Education Grant Funds Support for Literacy Development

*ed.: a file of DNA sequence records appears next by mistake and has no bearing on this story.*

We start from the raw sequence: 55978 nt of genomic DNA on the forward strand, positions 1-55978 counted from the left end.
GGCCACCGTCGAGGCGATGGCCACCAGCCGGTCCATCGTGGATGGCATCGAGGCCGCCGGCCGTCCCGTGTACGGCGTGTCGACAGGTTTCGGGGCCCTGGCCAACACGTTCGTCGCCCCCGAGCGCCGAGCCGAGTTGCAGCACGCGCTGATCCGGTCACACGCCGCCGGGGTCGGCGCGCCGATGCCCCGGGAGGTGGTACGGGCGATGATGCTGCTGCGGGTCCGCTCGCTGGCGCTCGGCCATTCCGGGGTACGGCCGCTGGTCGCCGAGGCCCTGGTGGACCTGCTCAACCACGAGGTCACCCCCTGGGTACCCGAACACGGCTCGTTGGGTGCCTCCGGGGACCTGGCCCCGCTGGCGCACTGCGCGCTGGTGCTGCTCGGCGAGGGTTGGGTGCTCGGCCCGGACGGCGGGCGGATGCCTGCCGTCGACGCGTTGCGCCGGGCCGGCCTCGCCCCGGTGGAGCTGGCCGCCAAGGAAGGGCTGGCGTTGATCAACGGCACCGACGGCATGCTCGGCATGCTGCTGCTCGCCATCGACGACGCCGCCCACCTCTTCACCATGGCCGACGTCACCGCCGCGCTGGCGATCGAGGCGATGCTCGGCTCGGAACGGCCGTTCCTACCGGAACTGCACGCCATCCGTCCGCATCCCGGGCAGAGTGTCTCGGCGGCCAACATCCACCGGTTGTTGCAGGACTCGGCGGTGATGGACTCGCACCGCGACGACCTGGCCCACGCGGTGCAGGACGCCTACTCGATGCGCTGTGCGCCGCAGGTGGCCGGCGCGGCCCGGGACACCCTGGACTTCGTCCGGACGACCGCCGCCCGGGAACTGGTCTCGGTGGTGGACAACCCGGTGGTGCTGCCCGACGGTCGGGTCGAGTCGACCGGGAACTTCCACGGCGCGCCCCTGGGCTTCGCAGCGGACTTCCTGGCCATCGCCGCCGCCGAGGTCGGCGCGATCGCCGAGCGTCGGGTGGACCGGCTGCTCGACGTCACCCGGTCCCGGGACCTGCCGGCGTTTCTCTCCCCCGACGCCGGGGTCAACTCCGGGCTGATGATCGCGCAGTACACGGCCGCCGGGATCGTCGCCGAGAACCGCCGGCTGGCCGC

“Long-term English Language Learners (ELL)” is a term that describes high school students who, despite at least six years in United States schools, are “stuck” at intermediate levels of English proficiency or below and are at high risk of dropping out. According to the advocacy group Californians Together, 59 percent of the total secondary school ELL population fit this definition and, if trends persist, the numbers will continue to grow. As a result, the School of Education (SoE) at California State University San Marcos (CSUSM) is leading a new charge to champion the needs of ELL students in the region and support teachers in helping them meet their academic potential.The U.S. Department of Education’s Office of English Language Acquisition awarded the SoE at CSUSM a $1.75 million five-year grant to provide a professional development program for high school teachers to effectively teach their ELL students in all subject areas. The project, titled “Leading and Learning: Supporting English Learners with Effective Teacher Preparation and Professional Development,” includes a partnership with the Escondido Union High School District (EUHSD). A major focus will be to help the district’s English learner students, who are predominantly Latino, achieve academic success in college eligible classes, creating a pipeline from high school to college for these “at-risk” students.“The challenge is that many long-term English Language Learners are placed in mainstream classes taught by teachers whose focus is on the academic content – math, science, language arts or social studies,” said Project Director and CSUSM Associate Professor of Multilingual and Multicultural Education Dr. Annette Daoud. “They don’t necessarily have the tools or skills to meet the needs of these students. They are constrained by time, resources and their own training which is focused on teaching content rather than language development.”Currently in the planning stage, the grant will provide funding for stipends to approximately 30 EUHSD teachers each year for four years to participate in professional development. Through a series of workshops and lessons taught by CSUSM SoE faculty and EUHSD personnel, teachers will improve lesson plans and provide practical, hands-on learning on how to build language objectives and literacy skills into and across the curriculum.Daoud explained that the ultimate goal is to see an increase in the number of ELL students enrolled in college preparation courses, ultimately building the pipeline of qualified applicants to CSUSM or other universities.“This program is unique because it focuses on English Learners in high school grades when a lot of educational program development and resources of this nature are usually focused on the elementary school grades,” commented Daoud. “We are really excited to implement the professional development – if we can give useful and meaningful tools to help teachers in the classroom, we have a real chance at closing the achievement gap.”About California State University San MarcosCalifornia State University San Marcos combines the ambiance of a mid-sized, personal, modern campus with the unequaled value of the California State University. Since its founding in 1989, the campus has distinguished itself. Students benefit from the latest facilities and equipment, a superb faculty that enjoys teaching, and a rigorous academic program that prepares students for a successful life in and out of the workplace. A recent survey reported that our annual spending in the region was $161 million, generating a total impact of $307 million on the regional economy. Eighty-five percent of CSUSM’s alumni stay in the region. CSU San Marcos is located on a 304-acre hillside overlooking the city of San Marcos. It is fifteen miles east of the ocean; just thirty miles north of downtown San Diego.